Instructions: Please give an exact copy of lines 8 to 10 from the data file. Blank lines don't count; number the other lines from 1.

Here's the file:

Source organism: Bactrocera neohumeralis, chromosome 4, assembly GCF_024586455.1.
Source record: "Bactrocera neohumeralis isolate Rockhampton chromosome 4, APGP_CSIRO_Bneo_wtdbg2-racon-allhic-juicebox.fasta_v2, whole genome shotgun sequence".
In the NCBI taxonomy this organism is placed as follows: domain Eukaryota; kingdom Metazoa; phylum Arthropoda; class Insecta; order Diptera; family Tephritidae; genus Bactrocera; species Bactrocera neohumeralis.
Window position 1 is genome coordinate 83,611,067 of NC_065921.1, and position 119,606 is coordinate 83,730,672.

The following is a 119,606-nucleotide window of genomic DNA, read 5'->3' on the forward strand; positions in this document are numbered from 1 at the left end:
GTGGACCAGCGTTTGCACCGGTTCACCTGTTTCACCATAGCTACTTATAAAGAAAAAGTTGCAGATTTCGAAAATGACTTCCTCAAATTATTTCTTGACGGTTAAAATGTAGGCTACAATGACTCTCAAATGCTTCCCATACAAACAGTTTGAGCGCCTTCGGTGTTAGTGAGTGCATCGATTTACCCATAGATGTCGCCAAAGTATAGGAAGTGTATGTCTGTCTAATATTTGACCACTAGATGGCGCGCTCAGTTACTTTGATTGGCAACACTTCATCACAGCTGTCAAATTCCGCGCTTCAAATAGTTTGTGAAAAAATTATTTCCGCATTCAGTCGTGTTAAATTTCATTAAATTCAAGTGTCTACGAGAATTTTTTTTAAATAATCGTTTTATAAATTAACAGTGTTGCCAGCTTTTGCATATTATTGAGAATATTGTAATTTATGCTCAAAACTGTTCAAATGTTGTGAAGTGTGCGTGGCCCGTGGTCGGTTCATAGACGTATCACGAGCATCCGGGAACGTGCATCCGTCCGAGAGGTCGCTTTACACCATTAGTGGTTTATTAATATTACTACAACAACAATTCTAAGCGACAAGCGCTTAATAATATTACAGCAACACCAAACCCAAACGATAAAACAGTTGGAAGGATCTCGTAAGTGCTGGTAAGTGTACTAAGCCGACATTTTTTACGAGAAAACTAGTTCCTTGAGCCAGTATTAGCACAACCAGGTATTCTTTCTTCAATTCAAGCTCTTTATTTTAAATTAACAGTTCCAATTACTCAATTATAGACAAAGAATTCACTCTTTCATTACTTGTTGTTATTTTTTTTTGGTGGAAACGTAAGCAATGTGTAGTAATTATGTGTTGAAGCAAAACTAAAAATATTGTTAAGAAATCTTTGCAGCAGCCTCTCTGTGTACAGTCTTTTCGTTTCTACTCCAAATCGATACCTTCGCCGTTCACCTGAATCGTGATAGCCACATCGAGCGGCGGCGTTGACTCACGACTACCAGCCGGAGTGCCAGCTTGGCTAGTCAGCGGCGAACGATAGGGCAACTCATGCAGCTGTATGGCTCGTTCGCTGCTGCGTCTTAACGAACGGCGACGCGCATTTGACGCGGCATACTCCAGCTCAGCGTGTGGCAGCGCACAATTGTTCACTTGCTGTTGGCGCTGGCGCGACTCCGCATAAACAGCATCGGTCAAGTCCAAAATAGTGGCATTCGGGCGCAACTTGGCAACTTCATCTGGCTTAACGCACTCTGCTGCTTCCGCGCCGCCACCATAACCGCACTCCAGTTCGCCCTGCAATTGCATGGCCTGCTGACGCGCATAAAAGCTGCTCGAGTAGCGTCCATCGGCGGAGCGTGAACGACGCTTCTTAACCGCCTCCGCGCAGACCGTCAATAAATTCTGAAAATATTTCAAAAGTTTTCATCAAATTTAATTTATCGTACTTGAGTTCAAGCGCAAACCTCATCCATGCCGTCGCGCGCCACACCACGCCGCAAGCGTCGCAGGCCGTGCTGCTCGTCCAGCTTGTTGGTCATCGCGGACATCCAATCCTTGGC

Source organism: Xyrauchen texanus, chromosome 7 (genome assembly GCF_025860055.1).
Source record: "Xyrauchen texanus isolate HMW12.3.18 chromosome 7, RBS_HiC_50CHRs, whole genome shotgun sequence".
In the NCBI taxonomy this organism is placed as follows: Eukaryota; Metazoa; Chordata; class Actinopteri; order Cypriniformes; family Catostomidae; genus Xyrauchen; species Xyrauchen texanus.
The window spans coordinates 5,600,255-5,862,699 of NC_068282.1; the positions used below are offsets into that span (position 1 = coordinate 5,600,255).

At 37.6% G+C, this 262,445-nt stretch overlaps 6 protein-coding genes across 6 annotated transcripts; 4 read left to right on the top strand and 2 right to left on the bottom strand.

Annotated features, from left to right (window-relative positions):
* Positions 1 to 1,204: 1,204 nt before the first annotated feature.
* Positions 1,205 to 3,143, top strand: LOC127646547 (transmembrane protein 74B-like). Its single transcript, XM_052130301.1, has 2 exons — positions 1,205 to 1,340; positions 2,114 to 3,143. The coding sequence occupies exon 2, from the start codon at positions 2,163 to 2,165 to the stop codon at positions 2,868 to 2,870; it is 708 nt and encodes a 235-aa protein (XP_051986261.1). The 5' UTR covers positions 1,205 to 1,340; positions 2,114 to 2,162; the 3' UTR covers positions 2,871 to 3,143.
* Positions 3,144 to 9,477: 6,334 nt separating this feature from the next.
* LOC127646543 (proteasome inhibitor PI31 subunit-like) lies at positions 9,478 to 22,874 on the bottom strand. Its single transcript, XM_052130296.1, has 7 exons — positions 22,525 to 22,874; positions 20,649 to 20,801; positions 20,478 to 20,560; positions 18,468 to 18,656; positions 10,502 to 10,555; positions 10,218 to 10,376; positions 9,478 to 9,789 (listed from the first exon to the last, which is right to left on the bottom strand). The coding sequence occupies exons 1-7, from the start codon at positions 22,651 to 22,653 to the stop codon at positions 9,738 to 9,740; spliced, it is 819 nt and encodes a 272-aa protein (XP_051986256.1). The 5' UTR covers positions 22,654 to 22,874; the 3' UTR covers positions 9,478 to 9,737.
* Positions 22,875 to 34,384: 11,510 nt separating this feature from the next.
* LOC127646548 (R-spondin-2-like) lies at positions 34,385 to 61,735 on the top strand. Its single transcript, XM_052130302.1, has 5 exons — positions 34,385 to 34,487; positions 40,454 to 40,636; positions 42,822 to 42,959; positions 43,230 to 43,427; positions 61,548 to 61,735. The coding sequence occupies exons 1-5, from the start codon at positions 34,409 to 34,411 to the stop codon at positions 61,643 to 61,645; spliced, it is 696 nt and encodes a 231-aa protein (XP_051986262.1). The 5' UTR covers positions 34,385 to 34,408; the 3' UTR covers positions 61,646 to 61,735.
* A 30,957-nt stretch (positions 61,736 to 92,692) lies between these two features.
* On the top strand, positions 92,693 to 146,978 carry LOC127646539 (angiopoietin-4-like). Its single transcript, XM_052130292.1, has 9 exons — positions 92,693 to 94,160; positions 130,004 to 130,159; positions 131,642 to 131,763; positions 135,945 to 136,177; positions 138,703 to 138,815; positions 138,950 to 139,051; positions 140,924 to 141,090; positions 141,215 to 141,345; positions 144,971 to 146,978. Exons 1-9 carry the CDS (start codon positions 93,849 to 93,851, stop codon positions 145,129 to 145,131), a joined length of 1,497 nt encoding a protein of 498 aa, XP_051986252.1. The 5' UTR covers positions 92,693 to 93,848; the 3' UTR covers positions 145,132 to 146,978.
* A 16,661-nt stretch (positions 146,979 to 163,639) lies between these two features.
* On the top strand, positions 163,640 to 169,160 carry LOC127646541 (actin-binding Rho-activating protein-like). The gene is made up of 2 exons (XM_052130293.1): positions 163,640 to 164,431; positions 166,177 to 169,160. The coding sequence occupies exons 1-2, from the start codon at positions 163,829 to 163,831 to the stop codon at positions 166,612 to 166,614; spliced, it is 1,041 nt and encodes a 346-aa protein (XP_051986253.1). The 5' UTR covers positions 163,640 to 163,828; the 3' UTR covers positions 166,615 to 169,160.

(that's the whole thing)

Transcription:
Source record: "Xyrauchen texanus isolate HMW12.3.18 chromosome 7, RBS_HiC_50CHRs, whole genome shotgun sequence".
In the NCBI taxonomy this organism is placed as follows: Eukaryota; Metazoa; Chordata; class Actinopteri; order Cypriniformes; family Catostomidae; genus Xyrauchen; species Xyrauchen texanus.
The window spans coordinates 5,600,255-5,862,699 of NC_068282.1; the positions used below are offsets into that span (position 1 = coordinate 5,600,255).